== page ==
Concern about possible overuse of implantable cardioverter-defibrillator devices has led to a reevaluation of their benefits and risks. According to some critiques, ICDs might have been given too much credit for preventing deaths in key clinical trials, when other factors, such as the use of beta blockers, might have been responsible. Others have pointed out that the management of heart failure has improved because of wider use of beta blockers and ACE inhibitor drugs, so the risk of fatal ventricular arrhythmias in heart failure patients has decreased, very possibly making ICDs less useful than they once were. Confidence in ICDs has also been undercut in recent years by recalls of flawed devices. Some doctors have also called for more discussion and consideration of the various drawbacks and complications of ICDs. For example, perhaps as many as one out of every five ICD patients receives an "inappropriate shock" from the device that's triggered by something other than a serious ventricular arrhythmia.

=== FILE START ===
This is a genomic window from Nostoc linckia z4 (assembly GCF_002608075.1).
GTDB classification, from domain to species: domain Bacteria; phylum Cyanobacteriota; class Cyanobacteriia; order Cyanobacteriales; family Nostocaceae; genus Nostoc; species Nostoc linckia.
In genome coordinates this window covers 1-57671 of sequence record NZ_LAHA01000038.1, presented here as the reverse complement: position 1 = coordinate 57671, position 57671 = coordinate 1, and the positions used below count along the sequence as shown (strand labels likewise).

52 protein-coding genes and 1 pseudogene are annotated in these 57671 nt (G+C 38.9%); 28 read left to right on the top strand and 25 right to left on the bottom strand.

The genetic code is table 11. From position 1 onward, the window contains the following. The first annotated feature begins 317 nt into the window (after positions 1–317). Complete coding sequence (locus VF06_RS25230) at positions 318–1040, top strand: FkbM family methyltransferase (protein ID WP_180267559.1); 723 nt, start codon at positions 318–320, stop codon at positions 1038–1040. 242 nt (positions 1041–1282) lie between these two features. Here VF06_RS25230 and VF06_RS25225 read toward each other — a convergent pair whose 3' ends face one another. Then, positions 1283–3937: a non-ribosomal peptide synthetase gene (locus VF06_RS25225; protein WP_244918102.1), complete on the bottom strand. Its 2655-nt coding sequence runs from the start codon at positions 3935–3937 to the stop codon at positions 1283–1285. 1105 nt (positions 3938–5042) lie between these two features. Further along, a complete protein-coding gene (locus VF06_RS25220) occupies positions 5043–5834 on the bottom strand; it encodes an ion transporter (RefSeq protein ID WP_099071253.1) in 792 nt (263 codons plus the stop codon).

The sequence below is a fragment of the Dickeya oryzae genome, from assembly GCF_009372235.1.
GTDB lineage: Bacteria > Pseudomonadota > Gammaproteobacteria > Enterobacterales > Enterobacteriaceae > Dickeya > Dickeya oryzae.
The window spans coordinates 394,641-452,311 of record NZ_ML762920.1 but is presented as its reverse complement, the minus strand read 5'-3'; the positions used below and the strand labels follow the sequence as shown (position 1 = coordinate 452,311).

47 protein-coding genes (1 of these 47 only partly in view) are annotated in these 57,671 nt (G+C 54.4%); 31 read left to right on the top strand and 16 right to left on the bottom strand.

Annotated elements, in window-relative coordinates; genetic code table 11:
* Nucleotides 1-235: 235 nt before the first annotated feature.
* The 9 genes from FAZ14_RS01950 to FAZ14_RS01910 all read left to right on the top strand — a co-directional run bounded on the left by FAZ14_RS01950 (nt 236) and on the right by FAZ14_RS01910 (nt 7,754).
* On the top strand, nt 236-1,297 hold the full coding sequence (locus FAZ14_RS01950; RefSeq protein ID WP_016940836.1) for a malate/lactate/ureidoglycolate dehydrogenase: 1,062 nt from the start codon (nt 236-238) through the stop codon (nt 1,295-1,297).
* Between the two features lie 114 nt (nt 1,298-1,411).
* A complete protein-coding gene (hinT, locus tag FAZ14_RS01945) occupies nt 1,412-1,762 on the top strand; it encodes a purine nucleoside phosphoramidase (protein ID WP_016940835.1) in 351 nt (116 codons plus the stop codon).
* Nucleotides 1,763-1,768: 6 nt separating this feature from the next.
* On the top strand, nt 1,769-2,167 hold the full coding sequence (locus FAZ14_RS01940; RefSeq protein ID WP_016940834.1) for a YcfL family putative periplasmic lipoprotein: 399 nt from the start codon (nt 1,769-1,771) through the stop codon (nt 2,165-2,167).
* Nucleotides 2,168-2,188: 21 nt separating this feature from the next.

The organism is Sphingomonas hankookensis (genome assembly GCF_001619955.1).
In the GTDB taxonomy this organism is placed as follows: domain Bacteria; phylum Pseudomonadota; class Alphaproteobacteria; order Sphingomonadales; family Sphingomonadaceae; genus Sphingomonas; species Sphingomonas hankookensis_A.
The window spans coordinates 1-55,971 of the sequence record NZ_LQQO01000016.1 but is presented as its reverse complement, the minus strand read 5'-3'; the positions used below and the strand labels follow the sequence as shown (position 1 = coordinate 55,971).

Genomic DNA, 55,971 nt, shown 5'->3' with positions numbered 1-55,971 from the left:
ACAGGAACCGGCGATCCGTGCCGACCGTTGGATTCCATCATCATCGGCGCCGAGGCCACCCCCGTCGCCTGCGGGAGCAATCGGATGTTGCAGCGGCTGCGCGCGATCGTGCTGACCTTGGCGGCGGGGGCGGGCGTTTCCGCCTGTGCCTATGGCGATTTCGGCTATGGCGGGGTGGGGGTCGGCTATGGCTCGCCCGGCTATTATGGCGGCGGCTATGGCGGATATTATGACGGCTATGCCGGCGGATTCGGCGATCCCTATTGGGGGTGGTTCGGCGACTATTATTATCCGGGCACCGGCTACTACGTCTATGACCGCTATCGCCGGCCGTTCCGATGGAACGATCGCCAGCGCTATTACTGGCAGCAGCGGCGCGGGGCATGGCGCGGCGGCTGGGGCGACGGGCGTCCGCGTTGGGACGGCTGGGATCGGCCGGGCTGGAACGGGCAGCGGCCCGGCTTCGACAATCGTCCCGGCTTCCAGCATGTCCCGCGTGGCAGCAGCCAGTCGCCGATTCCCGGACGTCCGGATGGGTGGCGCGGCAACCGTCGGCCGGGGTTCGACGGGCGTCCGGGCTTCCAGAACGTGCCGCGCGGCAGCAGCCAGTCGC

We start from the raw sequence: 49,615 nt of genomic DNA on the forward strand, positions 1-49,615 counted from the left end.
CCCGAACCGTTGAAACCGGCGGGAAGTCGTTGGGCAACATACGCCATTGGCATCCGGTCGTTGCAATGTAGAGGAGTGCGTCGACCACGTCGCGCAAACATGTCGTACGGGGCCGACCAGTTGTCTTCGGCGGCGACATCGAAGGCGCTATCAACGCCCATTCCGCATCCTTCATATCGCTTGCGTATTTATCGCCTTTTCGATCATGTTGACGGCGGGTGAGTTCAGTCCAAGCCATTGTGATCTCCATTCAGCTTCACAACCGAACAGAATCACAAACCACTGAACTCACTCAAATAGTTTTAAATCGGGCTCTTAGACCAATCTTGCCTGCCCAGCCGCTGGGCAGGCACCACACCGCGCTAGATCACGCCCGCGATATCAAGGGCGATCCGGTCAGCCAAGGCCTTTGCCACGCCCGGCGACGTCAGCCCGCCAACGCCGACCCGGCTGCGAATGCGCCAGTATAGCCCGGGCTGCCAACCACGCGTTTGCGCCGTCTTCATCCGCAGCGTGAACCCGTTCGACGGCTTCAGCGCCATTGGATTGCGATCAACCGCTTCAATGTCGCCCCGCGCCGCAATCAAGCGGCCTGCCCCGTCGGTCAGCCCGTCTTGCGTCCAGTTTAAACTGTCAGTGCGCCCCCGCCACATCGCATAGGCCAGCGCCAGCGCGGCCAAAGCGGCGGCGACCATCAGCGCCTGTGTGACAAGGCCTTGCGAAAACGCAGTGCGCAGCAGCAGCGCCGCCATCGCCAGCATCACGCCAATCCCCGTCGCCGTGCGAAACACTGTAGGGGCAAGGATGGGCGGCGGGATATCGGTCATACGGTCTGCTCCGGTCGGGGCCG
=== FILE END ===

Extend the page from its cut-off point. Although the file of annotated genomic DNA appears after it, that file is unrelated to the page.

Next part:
To continue reading this article, you must login
Subscribe to Harvard Health Online for immediate access to health news and information from Harvard Medical School.